Spinning presents no problems, since tris-2,3-dibromopropyl isocyanurate is readily soluble in dimethylformamide and for this reason only the relatively small amount of synergists, if any are used, is present in the spinning solution in suspended form. Furthermore, the elimination of HBr due to heating takes place only to a very small extent in the preparation of the spinning solution. The extent of this elimination can be easily brought under control by adding, as mentioned earlier, a basic synergist, so that there are no corrosion problems at the spinnerets or the like.
It is advisable to mix the solution thoroughly when the combination of additives has been added.
Regardless of where or when the additive(s) is or are added, the spinning solution is prepared in the manner customary for the dry-spinning method; namely, the polymer is conventionally suspended, and dissolved, and the solution is deaerated, filtered and raised to the customary spinning temperature. In most cases, this temperature is between about 70.degree. and 120.degree. C. Spinning can be carried out with customary spinning gas temperatures in the upper part of the spinning cell of 180.degree. to 320.degree. C.
Nor do the subsequent steps for aftertreating the fiber, such as bath-stretching, washing, soft-finishing, drying, stuffer box crimping, steaming or cutting into staple fiber, differ from the customary procedure for polyacrylonitrile fibers.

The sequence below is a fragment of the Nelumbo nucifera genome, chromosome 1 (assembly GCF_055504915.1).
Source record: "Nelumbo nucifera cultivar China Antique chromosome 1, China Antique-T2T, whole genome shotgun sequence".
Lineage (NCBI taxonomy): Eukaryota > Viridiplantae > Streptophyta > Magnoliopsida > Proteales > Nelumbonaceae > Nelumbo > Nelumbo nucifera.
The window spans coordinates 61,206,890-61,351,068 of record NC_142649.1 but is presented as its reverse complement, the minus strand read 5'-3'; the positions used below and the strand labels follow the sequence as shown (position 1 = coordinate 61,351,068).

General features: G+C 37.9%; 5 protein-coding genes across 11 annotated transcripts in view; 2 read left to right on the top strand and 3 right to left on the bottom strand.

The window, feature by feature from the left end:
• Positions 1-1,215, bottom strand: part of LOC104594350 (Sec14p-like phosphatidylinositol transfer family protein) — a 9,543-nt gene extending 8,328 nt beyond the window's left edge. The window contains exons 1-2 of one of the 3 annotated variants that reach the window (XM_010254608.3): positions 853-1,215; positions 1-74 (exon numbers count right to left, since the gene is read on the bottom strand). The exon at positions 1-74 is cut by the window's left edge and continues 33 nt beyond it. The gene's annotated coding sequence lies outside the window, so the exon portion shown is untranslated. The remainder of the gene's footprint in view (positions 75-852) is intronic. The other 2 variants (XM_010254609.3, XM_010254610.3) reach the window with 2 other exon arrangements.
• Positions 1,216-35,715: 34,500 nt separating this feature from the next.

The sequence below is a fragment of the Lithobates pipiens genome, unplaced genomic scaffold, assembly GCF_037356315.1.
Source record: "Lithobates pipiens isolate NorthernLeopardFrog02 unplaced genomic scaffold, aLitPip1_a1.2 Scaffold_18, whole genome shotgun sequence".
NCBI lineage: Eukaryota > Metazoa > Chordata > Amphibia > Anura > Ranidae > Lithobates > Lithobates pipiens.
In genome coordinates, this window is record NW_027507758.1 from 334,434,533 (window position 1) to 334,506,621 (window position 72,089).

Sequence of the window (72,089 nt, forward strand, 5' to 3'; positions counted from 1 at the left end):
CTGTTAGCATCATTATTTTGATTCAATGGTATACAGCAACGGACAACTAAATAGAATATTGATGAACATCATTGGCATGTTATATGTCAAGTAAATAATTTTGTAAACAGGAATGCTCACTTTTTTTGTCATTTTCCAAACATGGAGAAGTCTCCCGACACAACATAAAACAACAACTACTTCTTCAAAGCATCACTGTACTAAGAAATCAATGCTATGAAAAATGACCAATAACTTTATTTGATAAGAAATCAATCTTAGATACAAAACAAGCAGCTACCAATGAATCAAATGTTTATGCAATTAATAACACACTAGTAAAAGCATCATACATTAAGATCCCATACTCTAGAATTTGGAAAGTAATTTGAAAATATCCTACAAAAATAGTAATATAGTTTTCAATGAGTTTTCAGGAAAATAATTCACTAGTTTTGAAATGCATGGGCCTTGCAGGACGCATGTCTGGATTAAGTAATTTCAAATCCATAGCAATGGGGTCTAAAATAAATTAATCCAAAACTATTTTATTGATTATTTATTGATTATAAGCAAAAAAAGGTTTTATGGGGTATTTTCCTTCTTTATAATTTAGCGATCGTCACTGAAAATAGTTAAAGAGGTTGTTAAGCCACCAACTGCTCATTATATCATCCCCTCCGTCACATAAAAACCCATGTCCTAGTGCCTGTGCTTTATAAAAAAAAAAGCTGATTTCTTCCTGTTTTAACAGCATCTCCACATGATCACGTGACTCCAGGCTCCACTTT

The flame-retardant properties of the finished fiber are ascertained, on the one hand, by determining the limiting oxygen index (LOI) in accordance with ASTM D 2863 and, on the other, in accordance with DIN No. 53,906 by exposing to a flame the edge of knitted as well as of woven fabrics, the quantities measured being the burning time after 3 seconds continuous exposure to a flame, the burning time after 15 seconds of continuous exposure to a flame and, after the sample has been removed from the test rig, the tear length, which indicates the extent to which the sample has been destroyed.
The LOI values show that the fiber of the invention has a flame retardancy similar to that of commercially available modacrylic fibers (LOI: 23 to 26% of O.sub.2). However, compared with such fibers the fiber of the invention has very considerable advantages. For instance, it can be produced without special polymers having to be prepared, simply on the basis of the acrylonitrile polymers standardized in DIN No. 60,001, it merely being necessary to admix these with an additive having flame-retardant properties without the spinning technique having to be changed in any way. The result is a significantly simpler process. Nor is it necessary to change the aftertreatment of the fiber.